The International Swimming Federation (FINA), the international entity recognized by the International Olympic Committee (IOC) to administer global competition in water sports, announced it first elected Athletes’ Committee for the period from 2022 to 2026 at a ceremony held on the sidelines of the 19th FINA World Championship competition in Budapest. Heading the new committee, which comprises athletes from the six water sports overseen by FINA – swimming, diving, high diving, water polo, artistic swimming, and open water swimming – will be Jamaican swimming champion and five-time Olympic athlete Alia Atkinson. Jack Laugher of Great Britain was elected as the Committee’s Vice-Chair.
Upon her election, Atkinson noted that the creation of the committee represents a significant step forward for FINA and aquatics athletes as it will serve as a link between the athletes and the organization. It is important that the community of athletes decide who will represent them for the sport to develop in positive ways, she said.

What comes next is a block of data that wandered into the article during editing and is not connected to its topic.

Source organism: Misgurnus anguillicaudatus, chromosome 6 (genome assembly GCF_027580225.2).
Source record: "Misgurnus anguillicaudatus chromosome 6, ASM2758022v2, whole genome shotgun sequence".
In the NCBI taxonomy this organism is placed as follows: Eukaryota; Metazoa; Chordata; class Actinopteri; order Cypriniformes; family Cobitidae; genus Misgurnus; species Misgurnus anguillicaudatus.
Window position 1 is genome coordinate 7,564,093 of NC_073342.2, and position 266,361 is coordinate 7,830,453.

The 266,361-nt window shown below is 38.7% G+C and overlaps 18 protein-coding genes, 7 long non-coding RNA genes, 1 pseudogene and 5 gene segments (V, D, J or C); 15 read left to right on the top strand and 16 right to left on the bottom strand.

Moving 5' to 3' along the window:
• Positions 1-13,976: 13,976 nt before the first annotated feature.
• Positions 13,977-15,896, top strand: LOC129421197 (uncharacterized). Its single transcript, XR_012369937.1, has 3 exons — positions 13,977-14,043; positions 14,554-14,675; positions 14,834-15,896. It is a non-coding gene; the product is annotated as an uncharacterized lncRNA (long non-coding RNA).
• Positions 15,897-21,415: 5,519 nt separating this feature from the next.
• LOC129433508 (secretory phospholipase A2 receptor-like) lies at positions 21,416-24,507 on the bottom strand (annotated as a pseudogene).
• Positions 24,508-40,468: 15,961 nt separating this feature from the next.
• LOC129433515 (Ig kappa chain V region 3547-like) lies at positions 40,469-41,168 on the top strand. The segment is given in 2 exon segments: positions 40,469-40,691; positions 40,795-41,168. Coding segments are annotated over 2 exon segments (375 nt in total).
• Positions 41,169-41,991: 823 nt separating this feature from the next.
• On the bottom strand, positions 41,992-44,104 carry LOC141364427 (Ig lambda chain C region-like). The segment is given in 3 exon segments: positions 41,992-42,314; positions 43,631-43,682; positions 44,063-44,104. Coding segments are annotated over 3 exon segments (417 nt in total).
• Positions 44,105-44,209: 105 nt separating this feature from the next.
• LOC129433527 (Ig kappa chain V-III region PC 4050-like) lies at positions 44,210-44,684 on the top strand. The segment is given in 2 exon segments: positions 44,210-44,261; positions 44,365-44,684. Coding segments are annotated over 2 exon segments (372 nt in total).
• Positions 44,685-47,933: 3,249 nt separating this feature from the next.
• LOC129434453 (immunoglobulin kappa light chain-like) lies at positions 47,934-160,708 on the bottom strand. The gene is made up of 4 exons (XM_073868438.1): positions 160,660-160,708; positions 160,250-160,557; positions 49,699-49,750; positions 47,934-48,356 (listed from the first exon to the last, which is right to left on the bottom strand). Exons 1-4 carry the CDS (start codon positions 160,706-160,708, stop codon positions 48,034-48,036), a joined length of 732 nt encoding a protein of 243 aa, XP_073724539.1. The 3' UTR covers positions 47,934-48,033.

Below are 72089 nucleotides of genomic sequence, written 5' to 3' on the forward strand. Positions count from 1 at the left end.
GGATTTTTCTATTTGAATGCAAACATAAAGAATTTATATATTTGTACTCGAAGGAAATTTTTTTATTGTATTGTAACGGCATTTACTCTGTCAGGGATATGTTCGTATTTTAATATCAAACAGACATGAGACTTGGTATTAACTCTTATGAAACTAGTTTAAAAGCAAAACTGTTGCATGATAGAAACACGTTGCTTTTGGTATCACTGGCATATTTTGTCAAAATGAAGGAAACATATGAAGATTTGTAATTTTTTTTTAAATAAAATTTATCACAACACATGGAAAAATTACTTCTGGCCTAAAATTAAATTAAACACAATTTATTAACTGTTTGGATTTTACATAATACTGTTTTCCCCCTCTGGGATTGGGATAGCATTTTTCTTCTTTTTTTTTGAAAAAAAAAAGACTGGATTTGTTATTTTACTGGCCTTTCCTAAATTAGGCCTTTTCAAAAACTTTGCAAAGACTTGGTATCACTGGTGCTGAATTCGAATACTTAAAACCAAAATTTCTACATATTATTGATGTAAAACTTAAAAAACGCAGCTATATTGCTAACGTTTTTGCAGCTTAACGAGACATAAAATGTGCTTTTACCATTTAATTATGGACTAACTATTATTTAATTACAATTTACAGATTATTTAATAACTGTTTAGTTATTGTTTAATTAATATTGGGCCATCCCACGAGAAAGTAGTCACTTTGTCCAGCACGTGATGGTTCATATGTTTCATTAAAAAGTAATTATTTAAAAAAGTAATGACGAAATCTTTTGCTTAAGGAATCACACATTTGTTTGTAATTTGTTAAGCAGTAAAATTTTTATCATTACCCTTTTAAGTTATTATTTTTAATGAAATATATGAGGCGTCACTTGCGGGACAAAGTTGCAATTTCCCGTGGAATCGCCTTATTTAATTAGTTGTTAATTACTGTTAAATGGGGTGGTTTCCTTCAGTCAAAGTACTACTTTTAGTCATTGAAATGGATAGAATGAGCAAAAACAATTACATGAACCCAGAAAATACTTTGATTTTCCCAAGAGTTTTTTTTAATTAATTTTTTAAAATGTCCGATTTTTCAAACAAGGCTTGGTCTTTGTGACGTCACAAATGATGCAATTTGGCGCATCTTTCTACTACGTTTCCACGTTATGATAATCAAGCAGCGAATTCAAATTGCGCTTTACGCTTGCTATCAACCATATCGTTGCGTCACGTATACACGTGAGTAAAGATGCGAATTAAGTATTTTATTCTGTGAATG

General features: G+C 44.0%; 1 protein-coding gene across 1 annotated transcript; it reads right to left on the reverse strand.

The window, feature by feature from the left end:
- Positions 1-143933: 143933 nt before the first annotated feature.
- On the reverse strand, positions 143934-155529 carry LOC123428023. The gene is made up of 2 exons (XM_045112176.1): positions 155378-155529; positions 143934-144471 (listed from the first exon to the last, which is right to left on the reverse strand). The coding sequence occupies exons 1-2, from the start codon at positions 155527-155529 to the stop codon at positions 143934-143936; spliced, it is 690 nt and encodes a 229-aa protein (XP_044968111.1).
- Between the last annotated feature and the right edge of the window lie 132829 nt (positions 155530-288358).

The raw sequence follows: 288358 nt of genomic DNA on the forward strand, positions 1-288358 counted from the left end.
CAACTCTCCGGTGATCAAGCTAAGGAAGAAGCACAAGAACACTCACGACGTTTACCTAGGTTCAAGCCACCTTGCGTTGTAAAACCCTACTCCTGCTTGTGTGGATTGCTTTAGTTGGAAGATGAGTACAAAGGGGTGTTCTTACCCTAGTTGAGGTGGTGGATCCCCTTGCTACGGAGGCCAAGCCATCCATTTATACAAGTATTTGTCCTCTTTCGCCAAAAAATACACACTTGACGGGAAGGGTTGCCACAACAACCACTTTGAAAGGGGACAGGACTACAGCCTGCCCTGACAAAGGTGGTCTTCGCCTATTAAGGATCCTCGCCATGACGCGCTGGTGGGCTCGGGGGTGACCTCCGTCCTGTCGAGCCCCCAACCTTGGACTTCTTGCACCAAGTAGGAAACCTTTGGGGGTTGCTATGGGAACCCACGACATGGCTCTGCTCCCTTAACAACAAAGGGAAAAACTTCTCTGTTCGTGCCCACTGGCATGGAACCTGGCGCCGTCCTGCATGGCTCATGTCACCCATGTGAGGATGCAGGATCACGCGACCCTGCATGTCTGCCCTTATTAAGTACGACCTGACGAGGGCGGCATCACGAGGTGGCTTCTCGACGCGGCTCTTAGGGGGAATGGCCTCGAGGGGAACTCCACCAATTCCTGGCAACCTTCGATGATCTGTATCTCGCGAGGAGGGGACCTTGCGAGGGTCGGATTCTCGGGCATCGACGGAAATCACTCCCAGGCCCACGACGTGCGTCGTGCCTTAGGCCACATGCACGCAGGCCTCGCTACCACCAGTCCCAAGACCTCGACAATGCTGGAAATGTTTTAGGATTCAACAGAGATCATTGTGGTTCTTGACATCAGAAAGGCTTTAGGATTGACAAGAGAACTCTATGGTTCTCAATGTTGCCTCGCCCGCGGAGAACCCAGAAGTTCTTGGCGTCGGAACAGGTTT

Alia Atkinson was the first Afro-Jamaica to win a world title in the sport of swimming. In 2012, she became the second swimmer from Jamaica to place in the top four at the Olympic Games, and in 2014, was the second woman to swim the short-course 100-meter breaststroke in 1:02.36, tying the world’s record. She set a new world record in the short-course 50-meter breaststroke in 2016 and set a new record in the distance again in 2018.
Husain Al-Musallam, the president of FINA, expressed his pride in being part of the historic elections that have ensured gender equity and equal representation for athletes from all six continents and aquatic sports disciplines. He said he was confident that the elected representatives will strengthen and promote the voices of the athletes to the benefit of the entire aquatics community.
The other committee members elected for the 2022-2926 period are Artistic Swimming: Nehal Saafan of Egypt and Bill May of the United States; Diving: Maria Polyakova of Russia; High Diving: Anna Bader of Germany and Alain Kohl of Luxemburg; Open Water: Ana Marcela Cunha of Brazil and Ferry Weertman of The Netherlands; Swimming: Therese Alshammar of Sweden, Shane Ryan of Ireland, Siobhan Bernadette Haughey of Hong Kong, Dmitriy Balandin of Kazakhstan, Jessica Hansen of Australia, Ryan Pini of Papua New Guinea, Jamila Nsibambi Lunkuse of Uganda, Matthew Sates of South Africa, and Dylan Carter of Trinidad and Tobago; Water Polo: Margarita Plevritou of Greece, and Felipe Perrone Rocha of Spain.